Even so, during the winter, the living conditions become so harsh that the Jewish Council decides to burn all the old homes in order to have firewood for the ghetto inhabitants. Riva and her brothers, who live in an old house, are obliged to move into a room of an old grocery store with an underground cellar. This new place, though much smaller and bereft of their family memories, serves them well. Later they hide in the cellar, during the repeated raids by the Jewish Police looking for Jews to meet the Nazi quota for deportation to death camps. Riva and her brothers are particularly at risk since “Operation Reinhard”, or the Final Solution, initially targets children, the ill and the elderly. All those in the Lodz Ghetto deemed by the Nazis “unfit” for work are sent to the Chelmno death camp. Riva escapes several of the selections by hiding and depending on a network of teenage friends. But she cannot escape for long.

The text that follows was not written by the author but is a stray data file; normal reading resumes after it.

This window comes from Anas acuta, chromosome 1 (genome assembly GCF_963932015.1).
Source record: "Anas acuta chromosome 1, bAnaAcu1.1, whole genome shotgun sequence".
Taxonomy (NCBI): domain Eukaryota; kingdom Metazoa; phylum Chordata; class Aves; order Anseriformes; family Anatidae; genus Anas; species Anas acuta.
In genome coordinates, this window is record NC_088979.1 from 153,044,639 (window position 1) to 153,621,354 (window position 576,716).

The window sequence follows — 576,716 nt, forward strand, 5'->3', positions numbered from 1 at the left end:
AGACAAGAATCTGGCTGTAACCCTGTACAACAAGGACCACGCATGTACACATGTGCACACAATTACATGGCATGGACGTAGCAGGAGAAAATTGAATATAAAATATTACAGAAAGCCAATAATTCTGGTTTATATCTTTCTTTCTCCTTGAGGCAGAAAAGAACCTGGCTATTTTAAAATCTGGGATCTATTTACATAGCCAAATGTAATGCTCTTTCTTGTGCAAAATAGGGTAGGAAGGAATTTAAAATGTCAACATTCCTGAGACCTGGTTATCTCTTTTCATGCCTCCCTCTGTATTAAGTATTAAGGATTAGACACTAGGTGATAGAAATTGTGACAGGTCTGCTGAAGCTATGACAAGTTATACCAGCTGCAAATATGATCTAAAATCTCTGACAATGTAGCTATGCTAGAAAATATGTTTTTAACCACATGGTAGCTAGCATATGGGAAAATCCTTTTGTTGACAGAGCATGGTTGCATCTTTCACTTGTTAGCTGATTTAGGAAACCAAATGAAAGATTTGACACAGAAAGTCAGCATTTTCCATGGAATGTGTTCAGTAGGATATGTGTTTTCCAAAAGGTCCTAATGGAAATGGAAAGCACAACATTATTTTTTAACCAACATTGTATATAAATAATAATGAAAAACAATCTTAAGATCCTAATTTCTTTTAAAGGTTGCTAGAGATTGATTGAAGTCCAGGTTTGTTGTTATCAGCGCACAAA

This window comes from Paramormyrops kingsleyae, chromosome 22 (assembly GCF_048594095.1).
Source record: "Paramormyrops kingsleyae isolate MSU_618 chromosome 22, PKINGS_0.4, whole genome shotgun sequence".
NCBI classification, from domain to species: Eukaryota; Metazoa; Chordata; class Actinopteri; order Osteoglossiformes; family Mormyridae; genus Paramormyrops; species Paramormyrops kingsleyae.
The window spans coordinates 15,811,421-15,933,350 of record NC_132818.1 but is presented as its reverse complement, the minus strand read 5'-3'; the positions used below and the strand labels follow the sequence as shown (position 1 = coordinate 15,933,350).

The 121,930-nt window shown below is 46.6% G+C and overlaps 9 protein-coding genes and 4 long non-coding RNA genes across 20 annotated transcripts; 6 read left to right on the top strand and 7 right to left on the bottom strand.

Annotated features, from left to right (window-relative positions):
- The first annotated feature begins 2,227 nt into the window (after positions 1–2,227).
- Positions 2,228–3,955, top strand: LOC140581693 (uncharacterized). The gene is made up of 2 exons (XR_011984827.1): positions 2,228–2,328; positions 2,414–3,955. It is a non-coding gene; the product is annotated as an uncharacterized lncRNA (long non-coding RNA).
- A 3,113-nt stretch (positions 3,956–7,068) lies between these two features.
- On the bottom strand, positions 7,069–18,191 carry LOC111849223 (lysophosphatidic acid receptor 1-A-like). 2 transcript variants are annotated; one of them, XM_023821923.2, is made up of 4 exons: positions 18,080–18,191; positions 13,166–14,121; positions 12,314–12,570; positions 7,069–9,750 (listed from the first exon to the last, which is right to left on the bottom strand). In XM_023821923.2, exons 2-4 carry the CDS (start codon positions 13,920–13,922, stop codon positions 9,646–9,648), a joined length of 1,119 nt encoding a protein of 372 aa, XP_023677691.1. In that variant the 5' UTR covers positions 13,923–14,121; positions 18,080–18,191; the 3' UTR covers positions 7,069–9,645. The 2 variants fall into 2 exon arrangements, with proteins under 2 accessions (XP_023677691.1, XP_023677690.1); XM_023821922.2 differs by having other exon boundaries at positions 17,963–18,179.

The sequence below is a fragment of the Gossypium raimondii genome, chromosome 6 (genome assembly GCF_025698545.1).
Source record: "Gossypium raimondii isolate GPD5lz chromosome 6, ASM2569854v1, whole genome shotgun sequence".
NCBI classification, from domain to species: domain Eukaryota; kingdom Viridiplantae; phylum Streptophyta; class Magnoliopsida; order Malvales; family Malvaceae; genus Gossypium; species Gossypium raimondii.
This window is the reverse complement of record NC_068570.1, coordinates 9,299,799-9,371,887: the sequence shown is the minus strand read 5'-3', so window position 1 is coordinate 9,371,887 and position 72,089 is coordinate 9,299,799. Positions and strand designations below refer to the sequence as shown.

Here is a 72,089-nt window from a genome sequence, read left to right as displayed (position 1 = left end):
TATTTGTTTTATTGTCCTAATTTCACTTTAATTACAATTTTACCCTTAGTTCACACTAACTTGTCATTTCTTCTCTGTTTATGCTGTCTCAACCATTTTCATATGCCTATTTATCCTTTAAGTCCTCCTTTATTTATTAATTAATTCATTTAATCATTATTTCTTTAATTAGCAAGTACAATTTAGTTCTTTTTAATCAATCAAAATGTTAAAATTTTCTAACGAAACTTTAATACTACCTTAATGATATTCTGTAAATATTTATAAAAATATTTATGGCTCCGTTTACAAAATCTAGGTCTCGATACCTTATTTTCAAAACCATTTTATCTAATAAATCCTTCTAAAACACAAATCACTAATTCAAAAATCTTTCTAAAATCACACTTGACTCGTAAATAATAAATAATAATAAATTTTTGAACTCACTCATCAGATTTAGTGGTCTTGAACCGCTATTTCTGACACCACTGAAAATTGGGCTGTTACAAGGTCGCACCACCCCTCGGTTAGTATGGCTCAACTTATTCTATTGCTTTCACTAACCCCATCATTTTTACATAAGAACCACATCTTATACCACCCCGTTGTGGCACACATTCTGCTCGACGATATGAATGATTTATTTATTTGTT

In the summer of 1944, the Nazis begin to liquidate the entire ghetto as the Soviet forces approach. They transport the remaining population, including the Elder himself, to Auschwitz. Although he had been promised safety and protection for his cooperation with the local Nazis, Rumkowski himself perished in the concentration camp. Out of the nearly 200,000 inhabitants of the Lodz ghetto, less than 1000 survived to be liberated by Soviet troops on January 19, 1945. Only 12 of them were children. Riva is one of the relatively lucky ones. She survived the unspeakably harsh conditions in Auschwitz due to her youth and resilience; her network of friends that helped each other; luck, and a kind prisoner doctor that took her to a local hospital. Her moving memoir, written in a simple and didactic prose intended for the young adult audience, offers a unique and informative look into the horrendous human cage that was once the Lodz Ghetto.

Claudia Moscovici

Literature Salon

 

Comments Off on The Lodz Ghetto: Review of The Cage by Ruth Minsky

Filed under Claudia Moscovici, Holocaust Memoir, Holocaust Memory, Mordechai Chaim Rumkowski, Nazi Germany, Nazi occupation of Poland, Ruth Minsky Sender, The Cage, the Holocaust